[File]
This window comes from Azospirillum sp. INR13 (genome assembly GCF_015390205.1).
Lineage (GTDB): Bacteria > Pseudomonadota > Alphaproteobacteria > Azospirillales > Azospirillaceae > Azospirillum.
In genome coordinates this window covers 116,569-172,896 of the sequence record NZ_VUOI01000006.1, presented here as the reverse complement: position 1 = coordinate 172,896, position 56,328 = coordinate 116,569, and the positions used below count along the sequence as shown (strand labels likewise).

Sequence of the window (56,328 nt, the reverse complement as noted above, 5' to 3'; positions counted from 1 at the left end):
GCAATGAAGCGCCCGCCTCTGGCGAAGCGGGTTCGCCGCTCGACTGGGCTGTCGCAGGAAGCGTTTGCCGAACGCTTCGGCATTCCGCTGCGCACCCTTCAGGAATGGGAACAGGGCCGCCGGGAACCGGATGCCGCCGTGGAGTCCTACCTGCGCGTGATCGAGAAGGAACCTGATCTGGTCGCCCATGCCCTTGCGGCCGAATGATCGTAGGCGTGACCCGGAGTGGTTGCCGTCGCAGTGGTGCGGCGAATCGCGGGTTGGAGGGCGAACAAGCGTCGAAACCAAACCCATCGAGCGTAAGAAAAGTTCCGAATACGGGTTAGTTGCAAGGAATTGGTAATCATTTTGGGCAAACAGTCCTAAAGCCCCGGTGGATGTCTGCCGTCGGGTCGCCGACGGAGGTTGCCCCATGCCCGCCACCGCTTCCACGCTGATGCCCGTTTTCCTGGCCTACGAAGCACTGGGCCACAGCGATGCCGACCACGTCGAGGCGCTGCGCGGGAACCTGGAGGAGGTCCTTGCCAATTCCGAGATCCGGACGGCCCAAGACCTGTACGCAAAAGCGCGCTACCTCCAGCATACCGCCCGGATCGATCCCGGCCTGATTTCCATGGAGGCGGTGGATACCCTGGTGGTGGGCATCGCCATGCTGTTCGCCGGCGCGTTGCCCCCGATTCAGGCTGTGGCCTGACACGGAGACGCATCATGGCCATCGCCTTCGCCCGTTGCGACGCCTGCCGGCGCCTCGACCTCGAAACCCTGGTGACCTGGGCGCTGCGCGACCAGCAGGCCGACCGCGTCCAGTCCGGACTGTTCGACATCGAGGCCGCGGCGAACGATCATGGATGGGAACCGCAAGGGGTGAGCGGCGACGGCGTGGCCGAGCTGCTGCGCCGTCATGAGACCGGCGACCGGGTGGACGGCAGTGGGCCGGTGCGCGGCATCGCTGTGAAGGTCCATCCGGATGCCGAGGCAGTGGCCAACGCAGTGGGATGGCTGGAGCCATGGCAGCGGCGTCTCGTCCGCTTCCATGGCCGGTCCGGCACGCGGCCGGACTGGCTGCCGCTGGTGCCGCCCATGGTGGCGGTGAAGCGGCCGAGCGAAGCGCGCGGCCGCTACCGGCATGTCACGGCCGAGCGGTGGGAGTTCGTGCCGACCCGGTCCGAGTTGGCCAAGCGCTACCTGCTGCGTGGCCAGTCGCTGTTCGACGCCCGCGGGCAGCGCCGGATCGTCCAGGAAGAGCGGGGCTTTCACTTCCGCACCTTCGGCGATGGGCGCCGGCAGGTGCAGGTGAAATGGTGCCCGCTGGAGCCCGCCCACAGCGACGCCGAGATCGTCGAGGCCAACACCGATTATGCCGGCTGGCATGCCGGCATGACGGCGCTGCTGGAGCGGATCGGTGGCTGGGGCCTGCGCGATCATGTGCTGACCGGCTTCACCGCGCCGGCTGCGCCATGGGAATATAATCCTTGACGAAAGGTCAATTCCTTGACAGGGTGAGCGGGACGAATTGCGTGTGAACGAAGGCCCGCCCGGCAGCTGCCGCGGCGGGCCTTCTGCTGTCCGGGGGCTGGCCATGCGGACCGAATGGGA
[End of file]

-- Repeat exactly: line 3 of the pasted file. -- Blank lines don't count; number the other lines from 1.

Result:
In genome coordinates this window covers 116,569-172,896 of the sequence record NZ_VUOI01000006.1, presented here as the reverse complement: position 1 = coordinate 172,896, position 56,328 = coordinate 116,569, and the positions used below count along the sequence as shown (strand labels likewise).